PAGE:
That afternoon, Gemma wanted to do some family pictures—informal photographs of her family to go along with the formal wedding photos at the end of the week. Combeferre was amused that Gemma’s idea of family photos meant including Courfeyrac and his mom, but she absolutely insisted on it. Courfeyrac and Enjolras both offered up half-hearted protests—“We’re not really related. You know that, Mom, right?”—but Courfeyrac didn’t act like this was all that unusual.
“Enjolras and I went in together to get her a Nikon camera when we left for college,” he said. “My mom was already well on her way to becoming a DIY queen, but Gemma needed a hobby and she’d always liked photography. We were just trying to be thoughtful—we didn’t know we’d be creating a monster.”
The weather was nice and they were gathered in Enjolras’s backyard, which was meticulously tended by Enjolras’s father, Paul. For all people complained about Seattle weather, Combeferre hadn’t found it overly cloudy or dour. Granted two days of experience hardly made him an expert, but he could see why Courfeyrac and Enjolras were so fond of their home town.
Across the yard, Courfeyrac was laughing and joking as he posed for pictures with his mom. He seemed much more at ease now that the novelty of him having a “boyfriend” had worn off on his mother, which was what Combeferre had been hoping would happen. Over the last few years, Courfeyrac had trained himself to be restrained with his affections, but when Courfeyrac was relaxed and among friends, glimpses of his old effusive self weren’t uncommon. Combeferre was glad that Courfeyrac was relaxed enough for that to happen now. He knew how worried Courfeyrac was that his mom would start asking nosy questions, but Combeferre hoped that as long as Courfeyrac could act like his old self, Diane wouldn’t even think she needed to ask those questions in the first place.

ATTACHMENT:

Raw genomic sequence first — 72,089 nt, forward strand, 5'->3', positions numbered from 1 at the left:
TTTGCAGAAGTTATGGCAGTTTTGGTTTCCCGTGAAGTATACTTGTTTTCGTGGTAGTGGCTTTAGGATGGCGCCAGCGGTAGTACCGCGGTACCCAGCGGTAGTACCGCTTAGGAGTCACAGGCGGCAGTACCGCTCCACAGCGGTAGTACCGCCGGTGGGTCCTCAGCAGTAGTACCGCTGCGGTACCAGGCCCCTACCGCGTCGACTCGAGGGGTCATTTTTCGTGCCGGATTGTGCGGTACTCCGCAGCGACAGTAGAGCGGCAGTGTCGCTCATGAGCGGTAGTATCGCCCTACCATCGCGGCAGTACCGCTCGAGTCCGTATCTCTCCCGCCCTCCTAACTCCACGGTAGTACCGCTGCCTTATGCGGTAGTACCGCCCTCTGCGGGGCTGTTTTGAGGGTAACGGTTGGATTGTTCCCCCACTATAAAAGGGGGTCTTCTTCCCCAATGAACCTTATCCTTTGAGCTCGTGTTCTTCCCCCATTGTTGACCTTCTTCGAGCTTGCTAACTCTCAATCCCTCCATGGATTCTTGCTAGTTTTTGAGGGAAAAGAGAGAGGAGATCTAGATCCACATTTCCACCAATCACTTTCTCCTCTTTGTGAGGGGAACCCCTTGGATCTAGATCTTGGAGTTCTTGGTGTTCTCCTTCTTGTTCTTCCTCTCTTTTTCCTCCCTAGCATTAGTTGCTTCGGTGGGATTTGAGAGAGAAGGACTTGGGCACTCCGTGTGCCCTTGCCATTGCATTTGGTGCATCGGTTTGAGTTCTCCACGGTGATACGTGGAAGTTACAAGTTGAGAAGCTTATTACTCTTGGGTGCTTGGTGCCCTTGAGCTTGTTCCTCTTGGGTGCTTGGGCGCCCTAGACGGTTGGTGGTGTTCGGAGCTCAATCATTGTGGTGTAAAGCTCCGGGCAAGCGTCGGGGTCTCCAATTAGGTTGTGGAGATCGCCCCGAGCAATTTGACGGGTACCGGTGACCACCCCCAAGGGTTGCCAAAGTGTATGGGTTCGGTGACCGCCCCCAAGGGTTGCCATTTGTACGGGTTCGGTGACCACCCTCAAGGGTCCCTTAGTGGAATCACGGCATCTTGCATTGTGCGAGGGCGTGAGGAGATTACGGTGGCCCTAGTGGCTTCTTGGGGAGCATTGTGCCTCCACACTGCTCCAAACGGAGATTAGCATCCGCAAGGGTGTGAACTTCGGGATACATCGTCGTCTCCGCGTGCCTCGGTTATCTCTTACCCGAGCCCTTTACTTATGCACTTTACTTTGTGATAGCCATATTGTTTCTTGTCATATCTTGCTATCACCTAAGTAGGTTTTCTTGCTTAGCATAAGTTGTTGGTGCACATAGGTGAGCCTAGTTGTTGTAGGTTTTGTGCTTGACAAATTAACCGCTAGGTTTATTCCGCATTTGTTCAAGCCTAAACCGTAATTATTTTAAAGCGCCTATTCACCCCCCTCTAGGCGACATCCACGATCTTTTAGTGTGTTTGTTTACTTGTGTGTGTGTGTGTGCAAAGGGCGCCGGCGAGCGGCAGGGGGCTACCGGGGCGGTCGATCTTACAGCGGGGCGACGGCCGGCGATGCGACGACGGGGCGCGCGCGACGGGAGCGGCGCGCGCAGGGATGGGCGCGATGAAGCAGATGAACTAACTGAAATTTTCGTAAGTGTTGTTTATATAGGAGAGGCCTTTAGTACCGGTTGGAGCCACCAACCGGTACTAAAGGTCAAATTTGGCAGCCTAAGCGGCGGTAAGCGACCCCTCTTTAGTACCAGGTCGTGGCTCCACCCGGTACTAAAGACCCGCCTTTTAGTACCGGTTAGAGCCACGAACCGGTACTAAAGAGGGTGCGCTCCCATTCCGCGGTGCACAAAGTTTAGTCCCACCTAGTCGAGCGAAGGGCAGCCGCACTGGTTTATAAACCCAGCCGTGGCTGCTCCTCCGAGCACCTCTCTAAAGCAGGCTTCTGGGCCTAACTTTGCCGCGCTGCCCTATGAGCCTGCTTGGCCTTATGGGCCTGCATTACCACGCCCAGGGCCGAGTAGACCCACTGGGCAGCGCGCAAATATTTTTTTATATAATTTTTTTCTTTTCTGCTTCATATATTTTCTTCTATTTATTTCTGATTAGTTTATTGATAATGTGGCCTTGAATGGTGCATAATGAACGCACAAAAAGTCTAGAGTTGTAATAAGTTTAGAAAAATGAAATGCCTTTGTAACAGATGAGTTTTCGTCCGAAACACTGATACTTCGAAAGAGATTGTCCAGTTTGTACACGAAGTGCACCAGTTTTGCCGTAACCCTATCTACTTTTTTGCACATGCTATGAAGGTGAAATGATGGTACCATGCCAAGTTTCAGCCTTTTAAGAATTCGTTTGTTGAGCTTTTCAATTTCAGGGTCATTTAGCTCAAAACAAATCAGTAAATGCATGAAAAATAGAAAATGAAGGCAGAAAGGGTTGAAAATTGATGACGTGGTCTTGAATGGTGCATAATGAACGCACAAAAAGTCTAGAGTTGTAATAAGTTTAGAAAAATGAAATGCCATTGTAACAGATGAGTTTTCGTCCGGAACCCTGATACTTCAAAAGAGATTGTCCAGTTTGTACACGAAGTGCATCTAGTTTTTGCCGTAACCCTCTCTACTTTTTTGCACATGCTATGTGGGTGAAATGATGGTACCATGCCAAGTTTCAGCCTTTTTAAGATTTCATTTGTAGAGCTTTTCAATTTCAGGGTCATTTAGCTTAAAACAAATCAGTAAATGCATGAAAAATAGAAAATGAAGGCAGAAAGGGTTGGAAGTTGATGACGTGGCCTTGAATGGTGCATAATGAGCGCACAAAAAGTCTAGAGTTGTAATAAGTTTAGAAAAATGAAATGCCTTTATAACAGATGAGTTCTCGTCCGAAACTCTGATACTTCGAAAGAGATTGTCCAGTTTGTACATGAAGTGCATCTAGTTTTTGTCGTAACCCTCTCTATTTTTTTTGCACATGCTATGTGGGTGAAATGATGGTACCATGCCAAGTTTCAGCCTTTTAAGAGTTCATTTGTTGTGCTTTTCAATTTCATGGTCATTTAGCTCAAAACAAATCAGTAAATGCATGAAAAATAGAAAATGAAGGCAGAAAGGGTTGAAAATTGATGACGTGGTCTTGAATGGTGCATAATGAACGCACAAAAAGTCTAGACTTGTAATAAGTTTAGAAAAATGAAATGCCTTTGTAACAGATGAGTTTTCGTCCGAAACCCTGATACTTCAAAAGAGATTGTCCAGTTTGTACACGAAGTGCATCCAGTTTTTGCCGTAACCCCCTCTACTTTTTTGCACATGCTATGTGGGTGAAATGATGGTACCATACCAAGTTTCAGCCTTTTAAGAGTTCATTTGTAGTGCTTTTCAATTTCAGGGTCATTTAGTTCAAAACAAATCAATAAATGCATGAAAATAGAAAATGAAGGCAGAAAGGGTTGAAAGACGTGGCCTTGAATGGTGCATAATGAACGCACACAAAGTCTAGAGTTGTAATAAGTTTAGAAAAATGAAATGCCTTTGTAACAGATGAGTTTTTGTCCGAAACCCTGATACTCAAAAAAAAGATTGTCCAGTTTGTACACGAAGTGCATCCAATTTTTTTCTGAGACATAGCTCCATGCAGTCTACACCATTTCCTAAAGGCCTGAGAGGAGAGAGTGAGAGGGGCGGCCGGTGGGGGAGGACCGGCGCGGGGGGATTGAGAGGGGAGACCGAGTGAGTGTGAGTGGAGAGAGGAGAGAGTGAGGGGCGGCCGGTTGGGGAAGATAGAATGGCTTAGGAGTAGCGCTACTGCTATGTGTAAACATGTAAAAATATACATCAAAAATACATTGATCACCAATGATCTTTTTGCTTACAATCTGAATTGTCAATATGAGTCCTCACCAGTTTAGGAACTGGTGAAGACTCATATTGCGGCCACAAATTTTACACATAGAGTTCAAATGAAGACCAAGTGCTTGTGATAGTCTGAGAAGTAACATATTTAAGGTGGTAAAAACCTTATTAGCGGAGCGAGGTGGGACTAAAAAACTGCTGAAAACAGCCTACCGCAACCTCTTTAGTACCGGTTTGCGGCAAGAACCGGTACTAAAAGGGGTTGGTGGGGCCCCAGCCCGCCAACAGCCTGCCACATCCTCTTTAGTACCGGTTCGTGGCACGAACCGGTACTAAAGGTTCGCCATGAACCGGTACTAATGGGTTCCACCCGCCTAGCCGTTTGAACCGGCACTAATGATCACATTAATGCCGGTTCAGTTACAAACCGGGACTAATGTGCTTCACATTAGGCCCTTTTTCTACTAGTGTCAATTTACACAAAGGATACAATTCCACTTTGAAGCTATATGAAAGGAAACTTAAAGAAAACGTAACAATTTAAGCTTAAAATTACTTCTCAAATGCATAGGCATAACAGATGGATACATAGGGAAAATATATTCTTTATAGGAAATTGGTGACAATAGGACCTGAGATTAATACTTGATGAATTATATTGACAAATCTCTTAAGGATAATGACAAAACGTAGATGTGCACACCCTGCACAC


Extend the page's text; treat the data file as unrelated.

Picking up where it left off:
Meanwhile, Enjolras and Grantaire were bickering—which was absolutely nothing new. Bickering was one of their primary forms of communication, and Combeferre had once seen them heckle each other one morning in their apartment while preparing breakfast and coffee in the kitchen in complete synchronization. An outsider would think that there was something wrong, that they were an unhappy couple, but an outsider wouldn’t see the fire in Enjolras’s eyes nor the pleasure in Grantaire’s at having Enjolras’s attention focused on him. Combeferre—and the rest of their friends, for that matter—had learned to tune their bickering out years ago. It was impossible to get anything done if you didn’t.
But Combeferre had also trained himself to listen for the slight signs and deviations that indicated that this was more than their habitual bickering. More sharpness, less exasperation. More nitpicking, less logic. They were subtle shifts, but learning to recognize them had been a necessity in the early days of Enjolras and Grantaire’s relationship. Recognize the signs and you could divert the argument before one or the other said something truly hurtful.